Naturally occurring asbestos is comprised of fibrous silicate minerals and occurs in soils formed from ultramafic rocks such as serpentine and amphibole (Rodríguez Eugenio, McLaughlin and Pennock, 2018). These minerals have been extensively used in industrial and commercial applications for centuries due to their physicochemical properties such as heat stability, thermal and electrical insulation, flexibility, tensile strength, and resistance to chemical and biological degradation (Barlow et al., 2017; International Agency for Research on Cancer, 2012). Small fibres of asbestos can be easily mobilized from rocks, soils, and asbestos-containing products, and be transported long distances entrained on dust (Bloise et al., 2016; International Agency for Research on Cancer, 2012). Asbestos is a known carcinogen causing mesothelioma and its mining and industrial use have been regulated or even banned in many countries (Lee et al., 2008; U.S. Department of Health and Human Services, 2016). Due to its relevance to human health, many national institutions and research groups have made efforts to identify areas rich in naturally occurring asbestos (Figure 1) (Bloise et al., 2016; Cagnard and Lahondère, 2019; Hart, 1988; Hendrickx, 2009; Lucci et al., 2018; Ministry of Environment of the Republic of Korea, undated; U.S. Geological Survey, 2016; Virta, 2002).
Aside from the weathering of soil parent material, organic soil contaminants may result from other natural processes such as atmospheric deposition after forest fires. Soil organic matter strongly retains many soil contaminants through adsorption and absorption with different persistence times and availabilities (Conte et al., 2001; Gunasekara and Xing, 2003) (see Chapter 2). Wildfires can lead to the release of contaminants into the atmosphere as particulate or ash-bound material. In the atmosphere, these contaminants can be transported over short or long distances, or mobilized within the soil profile (Campos et al., 2016). This is especially concerning for peatlands and other organic carbon-rich soils, which are exposed to an increasing prevalence and severity of fires due to climate change and anthropogenic management (Evangeliou et al., 2014; Tsibart et al., 2014; Turetsky et al., 2006). Trace elements, and polycyclic aromatic hydrocarbons (PAHs) are the main contaminants associated with wildfires (Chen et al., 2018; Fernández et al., 2018; Meneses et al., 2019a; Young, Balluz and Malilay, 2004). Gribble (2003) noted that more than 3 800 organo-halogen compounds are produced by living organisms and abiogenic processes such as forest fires, volcanoes and other geothermal processes.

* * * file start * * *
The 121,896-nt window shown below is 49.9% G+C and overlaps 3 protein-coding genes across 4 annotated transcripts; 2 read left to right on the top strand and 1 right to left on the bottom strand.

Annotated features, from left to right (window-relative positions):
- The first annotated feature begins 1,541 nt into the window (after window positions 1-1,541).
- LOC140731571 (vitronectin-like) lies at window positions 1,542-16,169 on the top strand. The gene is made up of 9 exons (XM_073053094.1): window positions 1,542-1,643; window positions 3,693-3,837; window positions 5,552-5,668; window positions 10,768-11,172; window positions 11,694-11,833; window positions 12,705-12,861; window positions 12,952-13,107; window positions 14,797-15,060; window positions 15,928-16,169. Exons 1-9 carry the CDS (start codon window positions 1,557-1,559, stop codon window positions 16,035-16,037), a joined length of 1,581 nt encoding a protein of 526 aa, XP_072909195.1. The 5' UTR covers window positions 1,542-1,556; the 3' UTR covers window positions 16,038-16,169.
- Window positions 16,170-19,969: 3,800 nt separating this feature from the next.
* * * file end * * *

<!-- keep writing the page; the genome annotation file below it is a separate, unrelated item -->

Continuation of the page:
Polycyclic aromatic hydrocarbons (PAHs) comprise a large group of organic contaminants that are formed as a result of incomplete combustion of organic material (Rodríguez Eugenio, McLaughlin and Pennock, 2018). Even though the major concerns regarding PAHs focus on their emission from fossil fuel combustion and industrial activities, PAHs are also generated in forest fires, with a predominance of low molecular weight PAHs (Chen et al., 2018; García-Falcón, Soto-González and Simal-Gándara, 2006; Kim, Choi and Chang, 2011; Vergnoux et al., 2011). It has been observed that post-fire rainfall events contribute to diffuse soil pollution and the mobilization of soil contaminants in the environment (Abraham, Dowling and Florentine, 2017; Campos et al., 2016; Meneses et al., 2019b).